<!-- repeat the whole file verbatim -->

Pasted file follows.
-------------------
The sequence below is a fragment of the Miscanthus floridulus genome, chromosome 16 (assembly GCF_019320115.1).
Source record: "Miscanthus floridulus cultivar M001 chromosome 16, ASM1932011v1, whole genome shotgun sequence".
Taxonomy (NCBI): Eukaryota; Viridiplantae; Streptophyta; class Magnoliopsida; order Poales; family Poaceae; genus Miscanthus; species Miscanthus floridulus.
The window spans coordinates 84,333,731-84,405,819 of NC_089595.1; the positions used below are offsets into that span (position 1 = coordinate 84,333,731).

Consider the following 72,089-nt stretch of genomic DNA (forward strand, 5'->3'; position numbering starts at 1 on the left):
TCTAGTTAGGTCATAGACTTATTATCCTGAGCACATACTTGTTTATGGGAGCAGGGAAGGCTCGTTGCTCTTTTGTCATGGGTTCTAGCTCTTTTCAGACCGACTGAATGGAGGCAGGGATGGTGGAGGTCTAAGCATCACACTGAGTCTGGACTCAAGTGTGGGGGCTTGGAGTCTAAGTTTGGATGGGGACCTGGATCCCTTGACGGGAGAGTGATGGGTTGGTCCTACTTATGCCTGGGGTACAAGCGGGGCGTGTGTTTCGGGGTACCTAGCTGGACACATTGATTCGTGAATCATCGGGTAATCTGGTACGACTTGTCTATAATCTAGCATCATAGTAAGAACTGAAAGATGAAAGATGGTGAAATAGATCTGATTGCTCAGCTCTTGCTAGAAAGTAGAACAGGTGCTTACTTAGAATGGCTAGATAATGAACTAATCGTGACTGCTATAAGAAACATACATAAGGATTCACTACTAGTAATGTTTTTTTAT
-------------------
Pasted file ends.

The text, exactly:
The sequence below is a fragment of the Miscanthus floridulus genome, chromosome 16 (assembly GCF_019320115.1).
Source record: "Miscanthus floridulus cultivar M001 chromosome 16, ASM1932011v1, whole genome shotgun sequence".
Taxonomy (NCBI): Eukaryota; Viridiplantae; Streptophyta; class Magnoliopsida; order Poales; family Poaceae; genus Miscanthus; species Miscanthus floridulus.
The window spans coordinates 84,333,731-84,405,819 of NC_089595.1; the positions used below are offsets into that span (position 1 = coordinate 84,333,731).

Consider the following 72,089-nt stretch of genomic DNA (forward strand, 5'->3'; position numbering starts at 1 on the left):
TCTAGTTAGGTCATAGACTTATTATCCTGAGCACATACTTGTTTATGGGAGCAGGGAAGGCTCGTTGCTCTTTTGTCATGGGTTCTAGCTCTTTTCAGACCGACTGAATGGAGGCAGGGATGGTGGAGGTCTAAGCATCACACTGAGTCTGGACTCAAGTGTGGGGGCTTGGAGTCTAAGTTTGGATGGGGACCTGGATCCCTTGACGGGAGAGTGATGGGTTGGTCCTACTTATGCCTGGGGTACAAGCGGGGCGTGTGTTTCGGGGTACCTAGCTGGACACATTGATTCGTGAATCATCGGGTAATCTGGTACGACTTGTCTATAATCTAGCATCATAGTAAGAACTGAAAGATGAAAGATGGTGAAATAGATCTGATTGCTCAGCTCTTGCTAGAAAGTAGAACAGGTGCTTACTTAGAATGGCTAGATAATGAACTAATCGTGACTGCTATAAGAAACATACATAAGGATTCACTACTAGTAATGTTTTTTTAT